“We just need to make sure that the regulatory environment around all these future industries is not overly burdensome, that we ensure that this allows for continued creativity and entrepreneurship,” Hurd said.
Hurd also discussed the importance of 5G in any discussion of the future of AI.
5G represents the latest iteration of wireless mobile communication technology with vastly improved data rates compared to the current 4G networks and lower latency. However, 5G networks also require a higher density of antennas compared to 4G, increasing the time and costs of implementation.
Hurd stressed the transformative nature of 5G implementation despite its extra cost.
“We will not achieve true, ubiquitous use of artificial intelligence until we have that 5G infrastructure,” Hurd said.
Moving forward, Hurd thinks Congress can incentivize the development of 5G networks over the next 15 to 20 years to provide the necessary infrastructure for wide scale adoption of AI technologies, including in such contexts as smart cities, self-driving cars and augmented reality.
In the current Congress, there are really only two truly bipartisan issues left, according to Hurd. One is the threat of a rising China, the other is cybersecurity, and those issues may often also overlap. Regarding cybersecurity, Hurd has been involved in recent legislation.
Hurd cosponsored H.R.1668, a bill known as the IoT Cybersecurity Improvement Act of 2019 “to leverage federal government procurement power to encourage increased cybersecurity for "internet of things" devices, and for other purposes." Democrat Rep. Robin Kelly of Illinois introduced the bill March 11 with 13 cosponsors across party lines.
“Ultimately, the goal of this bill was to ensure that when the federal government purchases internet of things devices, we’re purchasing secure devices,” Hurd said. Hurd explained that using the National Institute of Standards and Technology (NIST) to develop meaningful internet of things standards would be a better way to develop and evaluate standards compared to waiting for the legislative process to try to adapt in the fast-changing field of internet of things.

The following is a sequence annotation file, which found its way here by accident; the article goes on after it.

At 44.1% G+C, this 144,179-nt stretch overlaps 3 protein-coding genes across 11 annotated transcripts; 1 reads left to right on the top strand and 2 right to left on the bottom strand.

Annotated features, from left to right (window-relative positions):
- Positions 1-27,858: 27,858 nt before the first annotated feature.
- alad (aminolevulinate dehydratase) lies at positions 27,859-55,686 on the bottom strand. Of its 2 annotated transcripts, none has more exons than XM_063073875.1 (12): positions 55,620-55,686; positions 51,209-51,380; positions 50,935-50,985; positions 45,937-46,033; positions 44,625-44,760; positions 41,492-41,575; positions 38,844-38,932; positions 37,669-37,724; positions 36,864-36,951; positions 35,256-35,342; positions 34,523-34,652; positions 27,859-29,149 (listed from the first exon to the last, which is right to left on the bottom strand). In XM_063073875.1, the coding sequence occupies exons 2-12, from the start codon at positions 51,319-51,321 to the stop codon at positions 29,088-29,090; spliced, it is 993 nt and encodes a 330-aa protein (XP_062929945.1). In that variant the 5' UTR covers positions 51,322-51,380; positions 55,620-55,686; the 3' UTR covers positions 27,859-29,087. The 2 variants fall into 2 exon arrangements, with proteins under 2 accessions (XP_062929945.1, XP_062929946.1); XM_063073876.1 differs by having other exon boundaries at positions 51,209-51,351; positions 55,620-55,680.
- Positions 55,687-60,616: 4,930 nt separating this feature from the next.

With an explosion of the number of internet-connected devices set to happen over the next decade or so, developing legislation that deals with the security and safety of these devices on the federal level is key, according to Hurd.
On Agency CIOs
Despite all of the challenges facing the federal IT landscape and its stakeholders, and after some high-profile IT failures, Hurd offered some good news for federal agency CIOs.
“Our CIOs are actually quite fantastic,” Hurd said. Hurd praised their capabilities and willingness to implement IT solutions, adding that many IT issues weren’t being handled properly because CIOs lacked the authority to push back against other agency leaders who questioned the necessity of implementing IT solutions or otherwise hindered a CIO's ability to execute.
“That’s part of the inertia that you have to fight within a federal agency, and we’re continuing to do that,” Hurd said.